* Sun to pay $8/share, premium of 38 percent
* Sun enters dermatology devices market in the U.S.
* Acquisition to complement Sun unit’s business - analyst (Adds details, quotes, background, shares)
By Esha Dey and Kaustubh Kulkarni
Nov 8 (Reuters) - India’s Sun Pharmaceutical Industries Ltd will pay about $230 million for U.S.-based Dusa Pharmaceuticals Inc to gain access to the skin treatment market in the United States and complement the dermatology business of its Taro Pharmaceutical Industries Ltd subsidiary.
Sun Pharma, India’s top drugmaker by market value, draws nearly half of its sales from the United States but sales from Taro, its Israeli unit, have been driving profits in the world’s biggest drug market.
“Dusa’s business brings us an entry into dermatological treatment devices, where we see good growth opportunities,” Sun Pharma Managing Director Dilip Shanghvi said in a statement on Thursday.
Dusa’s Levulan combination therapy is approved by the U.S. Food and Drug Administration for treating non-hyperkeratotic actinic keratoses of the face or scalp.
BLU-U, another Dusa technology, is used to treat moderate inflammatory acne vulgaris.
“This acquisition will actually complement Taro’s existing business, which has a strong dermatology product range,” said Siddhant Khandekar, an analyst at ICICI Direct in Mumbai.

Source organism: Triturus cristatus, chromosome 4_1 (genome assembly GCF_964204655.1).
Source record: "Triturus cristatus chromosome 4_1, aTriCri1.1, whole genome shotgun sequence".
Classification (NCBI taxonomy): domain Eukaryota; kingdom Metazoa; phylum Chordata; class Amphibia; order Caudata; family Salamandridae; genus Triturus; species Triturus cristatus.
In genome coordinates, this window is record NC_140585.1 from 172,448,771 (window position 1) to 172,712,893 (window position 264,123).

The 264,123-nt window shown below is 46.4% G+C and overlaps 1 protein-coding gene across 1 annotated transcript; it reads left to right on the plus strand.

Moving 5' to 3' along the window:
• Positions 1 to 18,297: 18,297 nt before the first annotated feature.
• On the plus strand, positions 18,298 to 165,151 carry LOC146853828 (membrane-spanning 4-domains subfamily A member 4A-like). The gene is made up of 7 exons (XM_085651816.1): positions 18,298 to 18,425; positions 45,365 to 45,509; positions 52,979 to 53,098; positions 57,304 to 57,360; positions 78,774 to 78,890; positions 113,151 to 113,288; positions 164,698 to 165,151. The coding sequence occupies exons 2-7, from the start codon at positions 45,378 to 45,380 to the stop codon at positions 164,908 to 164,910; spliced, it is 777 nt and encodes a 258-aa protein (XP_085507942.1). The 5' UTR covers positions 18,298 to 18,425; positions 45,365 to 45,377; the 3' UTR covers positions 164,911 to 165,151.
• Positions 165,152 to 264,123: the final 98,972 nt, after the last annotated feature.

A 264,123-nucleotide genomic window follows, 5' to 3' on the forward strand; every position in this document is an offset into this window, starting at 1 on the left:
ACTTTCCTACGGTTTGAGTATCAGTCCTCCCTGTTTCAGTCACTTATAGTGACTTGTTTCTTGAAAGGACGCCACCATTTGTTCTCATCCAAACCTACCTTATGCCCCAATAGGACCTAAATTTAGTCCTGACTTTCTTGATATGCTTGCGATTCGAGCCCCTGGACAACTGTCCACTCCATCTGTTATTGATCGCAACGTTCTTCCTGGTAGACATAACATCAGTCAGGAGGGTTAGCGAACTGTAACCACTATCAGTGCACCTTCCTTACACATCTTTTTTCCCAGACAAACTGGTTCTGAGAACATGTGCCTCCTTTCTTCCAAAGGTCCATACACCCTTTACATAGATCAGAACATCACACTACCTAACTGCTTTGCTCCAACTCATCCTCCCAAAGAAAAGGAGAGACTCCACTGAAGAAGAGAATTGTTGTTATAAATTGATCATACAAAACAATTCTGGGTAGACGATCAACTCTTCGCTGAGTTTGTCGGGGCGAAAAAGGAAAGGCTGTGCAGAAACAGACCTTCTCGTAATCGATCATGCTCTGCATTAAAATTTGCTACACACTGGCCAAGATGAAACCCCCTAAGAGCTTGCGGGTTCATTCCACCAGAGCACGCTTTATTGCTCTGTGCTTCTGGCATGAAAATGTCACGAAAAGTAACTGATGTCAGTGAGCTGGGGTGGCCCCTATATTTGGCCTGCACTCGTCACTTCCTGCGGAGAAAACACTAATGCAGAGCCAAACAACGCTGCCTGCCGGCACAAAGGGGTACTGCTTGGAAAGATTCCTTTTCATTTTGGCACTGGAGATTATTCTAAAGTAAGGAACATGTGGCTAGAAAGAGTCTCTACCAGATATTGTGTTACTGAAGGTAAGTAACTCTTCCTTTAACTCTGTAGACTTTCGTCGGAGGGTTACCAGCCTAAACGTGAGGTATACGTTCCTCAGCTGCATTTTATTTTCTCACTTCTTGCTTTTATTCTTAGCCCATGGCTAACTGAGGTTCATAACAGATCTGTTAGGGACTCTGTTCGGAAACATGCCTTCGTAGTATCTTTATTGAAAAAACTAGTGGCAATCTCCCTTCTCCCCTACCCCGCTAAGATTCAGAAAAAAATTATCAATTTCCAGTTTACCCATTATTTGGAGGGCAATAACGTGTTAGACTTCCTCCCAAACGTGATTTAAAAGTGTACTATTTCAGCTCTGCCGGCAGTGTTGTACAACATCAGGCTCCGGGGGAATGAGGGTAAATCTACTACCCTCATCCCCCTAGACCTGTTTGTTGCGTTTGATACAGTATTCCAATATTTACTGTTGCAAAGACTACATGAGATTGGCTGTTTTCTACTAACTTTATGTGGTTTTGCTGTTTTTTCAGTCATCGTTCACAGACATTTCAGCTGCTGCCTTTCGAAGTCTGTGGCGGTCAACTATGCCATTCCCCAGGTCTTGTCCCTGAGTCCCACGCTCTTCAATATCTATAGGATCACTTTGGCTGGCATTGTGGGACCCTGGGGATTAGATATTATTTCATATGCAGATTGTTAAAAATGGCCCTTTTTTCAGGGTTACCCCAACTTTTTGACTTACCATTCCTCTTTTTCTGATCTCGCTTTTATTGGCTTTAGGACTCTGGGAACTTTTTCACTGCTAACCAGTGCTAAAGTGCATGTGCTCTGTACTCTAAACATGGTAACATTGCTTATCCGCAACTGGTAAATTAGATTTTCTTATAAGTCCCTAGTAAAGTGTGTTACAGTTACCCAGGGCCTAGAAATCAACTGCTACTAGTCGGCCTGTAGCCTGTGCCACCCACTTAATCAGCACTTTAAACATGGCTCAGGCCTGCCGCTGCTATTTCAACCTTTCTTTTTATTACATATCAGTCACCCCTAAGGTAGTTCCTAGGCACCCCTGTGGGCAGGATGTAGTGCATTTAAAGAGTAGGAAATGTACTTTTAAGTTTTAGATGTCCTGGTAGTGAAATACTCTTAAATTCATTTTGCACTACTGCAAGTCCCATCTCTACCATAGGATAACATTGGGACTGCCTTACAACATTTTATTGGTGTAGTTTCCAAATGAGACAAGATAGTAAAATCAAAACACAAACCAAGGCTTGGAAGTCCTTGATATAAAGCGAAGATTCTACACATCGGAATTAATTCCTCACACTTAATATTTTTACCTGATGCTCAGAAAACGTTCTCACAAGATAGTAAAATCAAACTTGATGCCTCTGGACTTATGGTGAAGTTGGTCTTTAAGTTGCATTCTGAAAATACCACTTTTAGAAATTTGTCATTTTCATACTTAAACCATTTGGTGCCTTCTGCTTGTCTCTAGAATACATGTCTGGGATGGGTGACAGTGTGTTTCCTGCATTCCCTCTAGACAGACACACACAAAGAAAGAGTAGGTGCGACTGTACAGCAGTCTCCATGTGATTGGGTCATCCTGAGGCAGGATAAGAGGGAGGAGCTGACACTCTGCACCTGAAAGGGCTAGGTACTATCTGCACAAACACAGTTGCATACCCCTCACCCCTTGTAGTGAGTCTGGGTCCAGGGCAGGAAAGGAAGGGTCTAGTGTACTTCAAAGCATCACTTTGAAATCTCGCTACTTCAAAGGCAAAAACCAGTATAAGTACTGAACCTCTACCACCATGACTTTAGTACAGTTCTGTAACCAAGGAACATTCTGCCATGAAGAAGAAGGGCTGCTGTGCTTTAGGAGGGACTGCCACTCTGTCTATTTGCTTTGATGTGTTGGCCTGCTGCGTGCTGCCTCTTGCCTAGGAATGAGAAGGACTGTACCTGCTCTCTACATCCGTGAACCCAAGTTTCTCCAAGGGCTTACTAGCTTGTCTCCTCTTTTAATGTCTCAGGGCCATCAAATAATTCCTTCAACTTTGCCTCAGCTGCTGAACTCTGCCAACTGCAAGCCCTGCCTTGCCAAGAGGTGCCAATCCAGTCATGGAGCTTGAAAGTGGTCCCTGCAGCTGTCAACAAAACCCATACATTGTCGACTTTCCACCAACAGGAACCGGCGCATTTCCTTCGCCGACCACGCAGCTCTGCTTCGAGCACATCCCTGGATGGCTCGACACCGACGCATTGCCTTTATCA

“This was the only area, a growing one, where Sun did not have products in the United States.”
Sun, which has a market value of $13.3 billion, will make a tender offer $8 per share in cash for Dusa, a premium of 38 percent to Dusa’s closing price on Wednesday.
Sun Pharma’s shares have risen 40 percent this year, compared with a 20 percent rise in the Mumbai market index .
While big multinationals such as Abbott Laboratories and Sanofi SA have been buying out Indian drug companies at high valuations, Sun Pharma remains one of only a few Indian drugmakers that has successfully acquired overseas companies and made profits.
Sun Pharma shares closed down 0.54 percent at 696.55 rupees. The company also announced that its net profit fell 46.5 percent in the second quarter.
Editing by Roshni Menon and Ted Kerr